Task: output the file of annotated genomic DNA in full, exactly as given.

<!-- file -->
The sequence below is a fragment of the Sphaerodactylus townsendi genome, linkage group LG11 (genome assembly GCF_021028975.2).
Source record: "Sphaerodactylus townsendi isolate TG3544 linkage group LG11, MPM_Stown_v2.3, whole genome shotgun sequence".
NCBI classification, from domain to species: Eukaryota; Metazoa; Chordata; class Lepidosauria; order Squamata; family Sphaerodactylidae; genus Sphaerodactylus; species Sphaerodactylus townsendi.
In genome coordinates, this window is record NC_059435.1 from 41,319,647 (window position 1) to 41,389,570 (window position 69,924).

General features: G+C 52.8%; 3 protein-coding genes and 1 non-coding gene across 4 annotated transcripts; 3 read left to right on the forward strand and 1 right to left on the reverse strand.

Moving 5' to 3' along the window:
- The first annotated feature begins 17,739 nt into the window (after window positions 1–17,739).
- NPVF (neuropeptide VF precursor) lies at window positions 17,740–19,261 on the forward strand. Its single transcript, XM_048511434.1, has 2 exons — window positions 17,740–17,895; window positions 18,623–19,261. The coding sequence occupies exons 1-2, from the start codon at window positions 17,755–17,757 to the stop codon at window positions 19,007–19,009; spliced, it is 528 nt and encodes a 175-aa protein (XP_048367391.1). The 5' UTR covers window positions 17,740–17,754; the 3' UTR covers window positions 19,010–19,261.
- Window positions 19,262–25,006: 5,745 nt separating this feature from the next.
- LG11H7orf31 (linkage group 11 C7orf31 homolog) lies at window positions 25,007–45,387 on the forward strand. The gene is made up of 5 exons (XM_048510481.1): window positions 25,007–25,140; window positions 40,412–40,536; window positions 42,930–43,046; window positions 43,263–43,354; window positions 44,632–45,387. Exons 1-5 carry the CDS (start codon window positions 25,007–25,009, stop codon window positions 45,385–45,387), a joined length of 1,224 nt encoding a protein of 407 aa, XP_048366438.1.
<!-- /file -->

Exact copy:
The sequence below is a fragment of the Sphaerodactylus townsendi genome, linkage group LG11 (genome assembly GCF_021028975.2).
Source record: "Sphaerodactylus townsendi isolate TG3544 linkage group LG11, MPM_Stown_v2.3, whole genome shotgun sequence".
NCBI classification, from domain to species: Eukaryota; Metazoa; Chordata; class Lepidosauria; order Squamata; family Sphaerodactylidae; genus Sphaerodactylus; species Sphaerodactylus townsendi.
In genome coordinates, this window is record NC_059435.1 from 41,319,647 (window position 1) to 41,389,570 (window position 69,924).

General features: G+C 52.8%; 3 protein-coding genes and 1 non-coding gene across 4 annotated transcripts; 3 read left to right on the forward strand and 1 right to left on the reverse strand.

Moving 5' to 3' along the window:
- The first annotated feature begins 17,739 nt into the window (after window positions 1–17,739).
- NPVF (neuropeptide VF precursor) lies at window positions 17,740–19,261 on the forward strand. Its single transcript, XM_048511434.1, has 2 exons — window positions 17,740–17,895; window positions 18,623–19,261. The coding sequence occupies exons 1-2, from the start codon at window positions 17,755–17,757 to the stop codon at window positions 19,007–19,009; spliced, it is 528 nt and encodes a 175-aa protein (XP_048367391.1). The 5' UTR covers window positions 17,740–17,754; the 3' UTR covers window positions 19,010–19,261.
- Window positions 19,262–25,006: 5,745 nt separating this feature from the next.
- LG11H7orf31 (linkage group 11 C7orf31 homolog) lies at window positions 25,007–45,387 on the forward strand. The gene is made up of 5 exons (XM_048510481.1): window positions 25,007–25,140; window positions 40,412–40,536; window positions 42,930–43,046; window positions 43,263–43,354; window positions 44,632–45,387. Exons 1-5 carry the CDS (start codon window positions 25,007–25,009, stop codon window positions 45,385–45,387), a joined length of 1,224 nt encoding a protein of 407 aa, XP_048366438.1.